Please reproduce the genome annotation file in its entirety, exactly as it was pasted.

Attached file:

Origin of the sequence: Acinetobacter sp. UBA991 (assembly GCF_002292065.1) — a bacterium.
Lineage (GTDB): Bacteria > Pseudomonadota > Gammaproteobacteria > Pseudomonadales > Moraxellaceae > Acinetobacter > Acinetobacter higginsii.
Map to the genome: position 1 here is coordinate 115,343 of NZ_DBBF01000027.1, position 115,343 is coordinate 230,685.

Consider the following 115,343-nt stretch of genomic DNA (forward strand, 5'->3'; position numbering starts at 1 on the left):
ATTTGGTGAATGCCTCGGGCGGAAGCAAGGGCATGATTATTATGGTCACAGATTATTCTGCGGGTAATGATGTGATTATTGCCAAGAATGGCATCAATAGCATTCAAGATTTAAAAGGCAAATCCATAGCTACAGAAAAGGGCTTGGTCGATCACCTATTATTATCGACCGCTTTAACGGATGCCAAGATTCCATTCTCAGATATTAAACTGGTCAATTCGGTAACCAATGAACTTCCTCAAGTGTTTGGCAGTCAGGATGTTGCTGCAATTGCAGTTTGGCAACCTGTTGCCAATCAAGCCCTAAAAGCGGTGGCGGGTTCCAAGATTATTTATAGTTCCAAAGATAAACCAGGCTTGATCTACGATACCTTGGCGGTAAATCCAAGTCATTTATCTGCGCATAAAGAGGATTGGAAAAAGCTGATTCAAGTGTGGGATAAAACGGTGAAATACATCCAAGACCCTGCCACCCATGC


Origin of the sequence: Acinetobacter sp. UBA991 (assembly GCF_002292065.1) — a bacterium.
Lineage (GTDB): Bacteria > Pseudomonadota > Gammaproteobacteria > Pseudomonadales > Moraxellaceae > Acinetobacter > Acinetobacter higginsii.
Map to the genome: position 1 here is coordinate 115,343 of NZ_DBBF01000027.1, position 115,343 is coordinate 230,685.

Consider the following 115,343-nt stretch of genomic DNA (forward strand, 5'->3'; position numbering starts at 1 on the left):
ATTTGGTGAATGCCTCGGGCGGAAGCAAGGGCATGATTATTATGGTCACAGATTATTCTGCGGGTAATGATGTGATTATTGCCAAGAATGGCATCAATAGCATTCAAGATTTAAAAGGCAAATCCATAGCTACAGAAAAGGGCTTGGTCGATCACCTATTATTATCGACCGCTTTAACGGATGCCAAGATTCCATTCTCAGATATTAAACTGGTCAATTCGGTAACCAATGAACTTCCTCAAGTGTTTGGCAGTCAGGATGTTGCTGCAATTGCAGTTTGGCAACCTGTTGCCAATCAAGCCCTAAAAGCGGTGGCGGGTTCCAAGATTATTTATAGTTCCAAAGATAAACCAGGCTTGATCTACGATACCTTGGCGGTAAATCCAAGTCATTTATCTGCGCATAAAGAGGATTGGAAAAAGCTGATTCAAGTGTGGGATAAAACGGTGAAATACATCCAAGACCCTGCCACCCATGC